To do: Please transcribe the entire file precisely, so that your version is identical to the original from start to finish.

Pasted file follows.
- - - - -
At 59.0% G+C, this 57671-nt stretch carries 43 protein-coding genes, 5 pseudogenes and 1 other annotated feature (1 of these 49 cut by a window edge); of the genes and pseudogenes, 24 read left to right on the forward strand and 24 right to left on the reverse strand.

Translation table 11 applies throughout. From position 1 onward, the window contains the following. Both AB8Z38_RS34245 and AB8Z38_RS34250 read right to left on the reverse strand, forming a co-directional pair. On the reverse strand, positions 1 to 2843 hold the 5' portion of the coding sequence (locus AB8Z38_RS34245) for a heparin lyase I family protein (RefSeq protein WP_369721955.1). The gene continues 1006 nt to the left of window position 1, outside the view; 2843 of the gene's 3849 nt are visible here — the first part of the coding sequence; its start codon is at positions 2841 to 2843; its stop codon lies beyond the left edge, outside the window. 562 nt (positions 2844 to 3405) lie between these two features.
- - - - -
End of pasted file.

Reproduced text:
At 59.0% G+C, this 57671-nt stretch carries 43 protein-coding genes, 5 pseudogenes and 1 other annotated feature (1 of these 49 cut by a window edge); of the genes and pseudogenes, 24 read left to right on the forward strand and 24 right to left on the reverse strand.

Translation table 11 applies throughout. From position 1 onward, the window contains the following. Both AB8Z38_RS34245 and AB8Z38_RS34250 read right to left on the reverse strand, forming a co-directional pair. On the reverse strand, positions 1 to 2843 hold the 5' portion of the coding sequence (locus AB8Z38_RS34245) for a heparin lyase I family protein (RefSeq protein WP_369721955.1). The gene continues 1006 nt to the left of window position 1, outside the view; 2843 of the gene's 3849 nt are visible here — the first part of the coding sequence; its start codon is at positions 2841 to 2843; its stop codon lies beyond the left edge, outside the window. 562 nt (positions 2844 to 3405) lie between these two features.